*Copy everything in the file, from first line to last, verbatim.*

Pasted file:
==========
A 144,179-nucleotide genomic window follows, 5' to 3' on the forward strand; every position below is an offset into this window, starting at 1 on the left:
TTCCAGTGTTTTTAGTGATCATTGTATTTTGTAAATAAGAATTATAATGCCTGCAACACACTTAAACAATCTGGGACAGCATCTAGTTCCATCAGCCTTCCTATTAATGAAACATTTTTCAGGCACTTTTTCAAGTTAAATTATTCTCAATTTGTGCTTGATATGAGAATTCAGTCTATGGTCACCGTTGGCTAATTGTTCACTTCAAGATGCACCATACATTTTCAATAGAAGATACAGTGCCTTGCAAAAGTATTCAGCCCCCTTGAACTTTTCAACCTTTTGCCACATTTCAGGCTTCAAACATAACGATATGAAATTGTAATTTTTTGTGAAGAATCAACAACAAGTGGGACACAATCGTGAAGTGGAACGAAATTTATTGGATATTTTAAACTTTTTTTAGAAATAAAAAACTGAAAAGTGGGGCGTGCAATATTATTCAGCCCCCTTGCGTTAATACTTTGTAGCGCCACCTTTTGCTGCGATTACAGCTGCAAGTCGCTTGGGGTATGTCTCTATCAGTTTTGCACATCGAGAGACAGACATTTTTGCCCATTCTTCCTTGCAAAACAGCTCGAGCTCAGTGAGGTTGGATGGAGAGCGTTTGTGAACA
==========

A 144,179-nucleotide genomic window follows, 5' to 3' on the forward strand; every position below is an offset into this window, starting at 1 on the left:
TTCCAGTGTTTTTAGTGATCATTGTATTTTGTAAATAAGAATTATAATGCCTGCAACACACTTAAACAATCTGGGACAGCATCTAGTTCCATCAGCCTTCCTATTAATGAAACATTTTTCAGGCACTTTTTCAAGTTAAATTATTCTCAATTTGTGCTTGATATGAGAATTCAGTCTATGGTCACCGTTGGCTAATTGTTCACTTCAAGATGCACCATACATTTTCAATAGAAGATACAGTGCCTTGCAAAAGTATTCAGCCCCCTTGAACTTTTCAACCTTTTGCCACATTTCAGGCTTCAAACATAACGATATGAAATTGTAATTTTTTGTGAAGAATCAACAACAAGTGGGACACAATCGTGAAGTGGAACGAAATTTATTGGATATTTTAAACTTTTTTTAGAAATAAAAAACTGAAAAGTGGGGCGTGCAATATTATTCAGCCCCCTTGCGTTAATACTTTGTAGCGCCACCTTTTGCTGCGATTACAGCTGCAAGTCGCTTGGGGTATGTCTCTATCAGTTTTGCACATCGAGAGACAGACATTTTTGCCCATTCTTCCTTGCAAAACAGCTCGAGCTCAGTGAGGTTGGATGGAGAGCGTTTGTGAACA